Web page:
Too Big for a Two-Piece?

female-body-issues

Image from Google

By Morgan Elyse

Friends, blog readers, mothers, daughters, good sirs: I. Am. Livid.

Normally I consider myself to be a very peaceful person, but after what I witnessed in the dressing room of a Target store last night, I simply cannot hold my tongue. And now thinking back at the incident, I shouldn’t have held it then!

Women (and men) struggle everyday with body image issues. For some of us it’s as minimal as a funky look in the mirror on a bad day, but for others it’s so cumbersome a matter that it leads to depression, eating disorders, self-mutilation, alcohol and drug abuse, and even suicide – especially in teens. So why on EARTH would someone – let alone a child’s own parent – introduce that method of thinking to a child who isn’t even out of grade school yet???

The incident began while I was trying on a pair of shorts and a few stalls away, a mother was having a discussion with her daughter around 8 years of age which centered around her belly being “too big for a two-piece” bathing suit. I was outraged!  I felt like scooping up the heartbroken little girl to tell her how beautiful she was right before I gave her mother my two cents! This little girl was far from obese and frankly, even if she was, it shouldn’t have mattered! The focus should have been on whether the swimsuit was comfortable and had appropriate coverage. There is absolutely NO reason a little girl shouldn’t be able to wear what her friends are wearing (which her mother so conveniently rubbed in her face right before the tears began to pour out of it) and be confident unless it’s simply a matter of modesty.  Instead, this woman decides to shame her daughter for not being as thin as she was when she wore bikinis and tell her that she didn’t want her to get made fun of. Hey, here’s an idea, why don’t you wait and see if anyone actually does make fun of your daughter at the pool, then shame the perpetrators and their parents for raising bullies! In the meantime, you can build up your child’s confidence instead of making her feel she inadequately measures up to both you and her peers. Unless it so happens that you are a bully and such a superficial, awful human being that you’re ashamed of your own baby girl’s body even though it’s nothing shy of PERFECT the way it is?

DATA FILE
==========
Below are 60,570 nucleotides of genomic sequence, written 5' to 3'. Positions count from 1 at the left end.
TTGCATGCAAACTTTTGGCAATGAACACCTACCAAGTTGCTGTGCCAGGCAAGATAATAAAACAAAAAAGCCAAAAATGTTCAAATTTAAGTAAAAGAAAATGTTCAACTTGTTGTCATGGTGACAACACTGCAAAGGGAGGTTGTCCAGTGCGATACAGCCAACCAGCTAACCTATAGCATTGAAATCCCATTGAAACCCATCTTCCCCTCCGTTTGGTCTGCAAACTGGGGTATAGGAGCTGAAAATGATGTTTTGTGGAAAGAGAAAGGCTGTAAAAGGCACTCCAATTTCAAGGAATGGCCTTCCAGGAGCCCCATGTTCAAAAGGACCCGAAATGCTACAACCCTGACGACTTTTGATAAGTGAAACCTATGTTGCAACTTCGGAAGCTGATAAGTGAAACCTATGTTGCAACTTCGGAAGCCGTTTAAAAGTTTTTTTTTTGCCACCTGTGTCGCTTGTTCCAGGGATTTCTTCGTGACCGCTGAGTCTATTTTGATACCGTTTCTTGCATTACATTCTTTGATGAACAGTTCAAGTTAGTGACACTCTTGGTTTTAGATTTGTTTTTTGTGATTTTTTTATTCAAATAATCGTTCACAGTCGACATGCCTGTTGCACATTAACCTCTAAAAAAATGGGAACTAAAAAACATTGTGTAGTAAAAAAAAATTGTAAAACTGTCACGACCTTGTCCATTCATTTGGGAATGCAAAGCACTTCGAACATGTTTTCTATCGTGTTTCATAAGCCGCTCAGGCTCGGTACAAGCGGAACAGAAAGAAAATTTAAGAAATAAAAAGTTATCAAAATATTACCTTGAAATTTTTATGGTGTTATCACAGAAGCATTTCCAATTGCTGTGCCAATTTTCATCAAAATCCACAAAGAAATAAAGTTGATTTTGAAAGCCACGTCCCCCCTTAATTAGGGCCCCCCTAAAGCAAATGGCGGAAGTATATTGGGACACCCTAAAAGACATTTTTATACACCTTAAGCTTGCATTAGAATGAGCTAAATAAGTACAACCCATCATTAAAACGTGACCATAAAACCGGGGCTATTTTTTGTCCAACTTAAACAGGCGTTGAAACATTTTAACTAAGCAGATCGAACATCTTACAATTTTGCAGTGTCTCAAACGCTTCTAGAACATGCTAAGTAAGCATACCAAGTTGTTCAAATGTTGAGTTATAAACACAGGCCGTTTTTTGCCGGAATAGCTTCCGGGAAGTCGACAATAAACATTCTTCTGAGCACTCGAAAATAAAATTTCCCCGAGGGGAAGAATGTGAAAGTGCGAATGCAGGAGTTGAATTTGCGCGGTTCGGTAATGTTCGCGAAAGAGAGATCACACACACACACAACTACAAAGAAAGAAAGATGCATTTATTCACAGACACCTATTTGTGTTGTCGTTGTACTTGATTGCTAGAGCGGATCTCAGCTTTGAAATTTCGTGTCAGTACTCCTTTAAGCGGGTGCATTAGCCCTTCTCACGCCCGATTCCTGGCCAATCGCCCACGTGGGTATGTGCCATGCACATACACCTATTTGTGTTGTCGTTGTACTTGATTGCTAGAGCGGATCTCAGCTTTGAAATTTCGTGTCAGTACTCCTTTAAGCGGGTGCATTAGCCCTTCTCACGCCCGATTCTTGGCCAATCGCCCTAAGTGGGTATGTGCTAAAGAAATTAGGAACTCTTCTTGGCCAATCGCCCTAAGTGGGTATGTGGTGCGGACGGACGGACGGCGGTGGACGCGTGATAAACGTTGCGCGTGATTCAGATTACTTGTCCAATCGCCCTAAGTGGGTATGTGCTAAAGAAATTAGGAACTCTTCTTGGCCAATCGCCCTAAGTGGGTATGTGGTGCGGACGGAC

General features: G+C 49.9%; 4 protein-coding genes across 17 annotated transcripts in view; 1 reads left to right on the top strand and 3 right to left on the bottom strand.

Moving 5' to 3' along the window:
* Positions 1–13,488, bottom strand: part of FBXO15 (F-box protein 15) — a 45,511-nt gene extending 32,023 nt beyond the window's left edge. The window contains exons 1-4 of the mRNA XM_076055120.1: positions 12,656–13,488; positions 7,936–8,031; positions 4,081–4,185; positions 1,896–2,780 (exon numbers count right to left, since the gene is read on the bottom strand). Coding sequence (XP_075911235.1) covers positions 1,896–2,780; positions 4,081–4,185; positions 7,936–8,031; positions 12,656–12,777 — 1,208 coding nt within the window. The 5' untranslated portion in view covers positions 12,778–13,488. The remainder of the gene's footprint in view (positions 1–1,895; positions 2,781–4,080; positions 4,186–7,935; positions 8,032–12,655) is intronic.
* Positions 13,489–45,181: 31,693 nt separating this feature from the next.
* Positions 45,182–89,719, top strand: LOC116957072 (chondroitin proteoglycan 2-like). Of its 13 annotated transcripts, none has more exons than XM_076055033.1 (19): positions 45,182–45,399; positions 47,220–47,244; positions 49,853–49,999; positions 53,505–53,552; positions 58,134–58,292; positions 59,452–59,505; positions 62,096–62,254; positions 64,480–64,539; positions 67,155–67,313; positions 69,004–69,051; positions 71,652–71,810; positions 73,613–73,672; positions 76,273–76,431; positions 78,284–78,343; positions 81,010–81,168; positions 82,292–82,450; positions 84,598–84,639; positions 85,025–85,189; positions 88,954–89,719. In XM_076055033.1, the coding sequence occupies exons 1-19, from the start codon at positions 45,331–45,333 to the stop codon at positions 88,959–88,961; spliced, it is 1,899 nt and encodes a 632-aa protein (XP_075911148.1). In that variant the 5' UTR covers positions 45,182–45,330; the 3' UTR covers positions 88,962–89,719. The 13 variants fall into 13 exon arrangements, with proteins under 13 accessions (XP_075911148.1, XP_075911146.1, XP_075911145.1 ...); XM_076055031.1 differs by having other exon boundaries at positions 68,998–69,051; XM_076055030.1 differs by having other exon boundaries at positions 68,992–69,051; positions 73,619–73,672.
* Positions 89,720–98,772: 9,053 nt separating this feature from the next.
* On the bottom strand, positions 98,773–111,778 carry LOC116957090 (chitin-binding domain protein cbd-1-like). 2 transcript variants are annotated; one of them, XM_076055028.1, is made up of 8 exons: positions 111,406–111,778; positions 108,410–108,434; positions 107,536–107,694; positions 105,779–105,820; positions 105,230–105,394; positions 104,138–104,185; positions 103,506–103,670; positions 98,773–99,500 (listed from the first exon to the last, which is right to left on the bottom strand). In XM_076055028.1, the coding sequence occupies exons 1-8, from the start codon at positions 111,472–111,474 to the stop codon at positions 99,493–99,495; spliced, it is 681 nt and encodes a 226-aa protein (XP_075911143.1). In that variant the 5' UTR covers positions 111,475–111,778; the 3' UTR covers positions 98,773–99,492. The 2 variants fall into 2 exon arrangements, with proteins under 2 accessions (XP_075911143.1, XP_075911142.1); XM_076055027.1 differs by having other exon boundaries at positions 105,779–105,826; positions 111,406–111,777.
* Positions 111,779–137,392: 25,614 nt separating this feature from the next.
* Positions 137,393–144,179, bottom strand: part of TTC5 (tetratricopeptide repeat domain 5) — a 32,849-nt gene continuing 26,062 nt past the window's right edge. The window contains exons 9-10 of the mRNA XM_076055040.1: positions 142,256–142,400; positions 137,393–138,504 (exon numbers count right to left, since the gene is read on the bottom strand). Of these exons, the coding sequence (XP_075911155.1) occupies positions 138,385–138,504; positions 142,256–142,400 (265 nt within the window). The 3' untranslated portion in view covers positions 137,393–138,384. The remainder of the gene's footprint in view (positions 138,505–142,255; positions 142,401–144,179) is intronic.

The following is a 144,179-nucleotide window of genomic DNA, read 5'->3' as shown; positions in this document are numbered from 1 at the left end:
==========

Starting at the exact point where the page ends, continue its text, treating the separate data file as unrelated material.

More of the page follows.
WTG, Mommy! You’ve successfully perpetuated the defective messages the media’s been sending women ever since there’s been a media – the effects of which you probably experienced in high-school but were too busy making fun of other people to deal with in an emotionally healthy way. But you, my friend, you have accomplished something far more amazing than anything TV and magazines could ever dream of achieving: you have driven this message of body shaming first-hand into an even younger and more impressionable mind than yours most likely was when you first started picking out the body parts that you hated. And what’s worse is that your daughter’s mind undoubtedly takes every single word that comes out of your mouth to heart, a place in which those words will be held now, and probably fester for a decade or so until they burst into some sort of -enia, -philia, phobia, addiction, or other serious psychological disorder because You… Were… Her… Mother!

I know, I shouldn’t judge. I don’t know these people and I don’t know the mother’s full story or her relationship with her daughter; it could be extremely nurturing. Maybe this mom just didn’t know the right words to use in that situation. I know swimsuit shopping can be traumatizing for everyone. I just want to put it out there that, especially when speaking with children, we need to be fully conscious of and meticulously careful with the words we choose and the messages we relay because their little ears are not the end of the road. Our words resonate throughout generations and have an impact on every choice and every personal connection our kids will ever make in life. So make your words positive and make them meaningful. Please learn more about body image here (www.loveyourbody.org) and be sure you’re spreading the right message to our youth.

<3. Every. Body.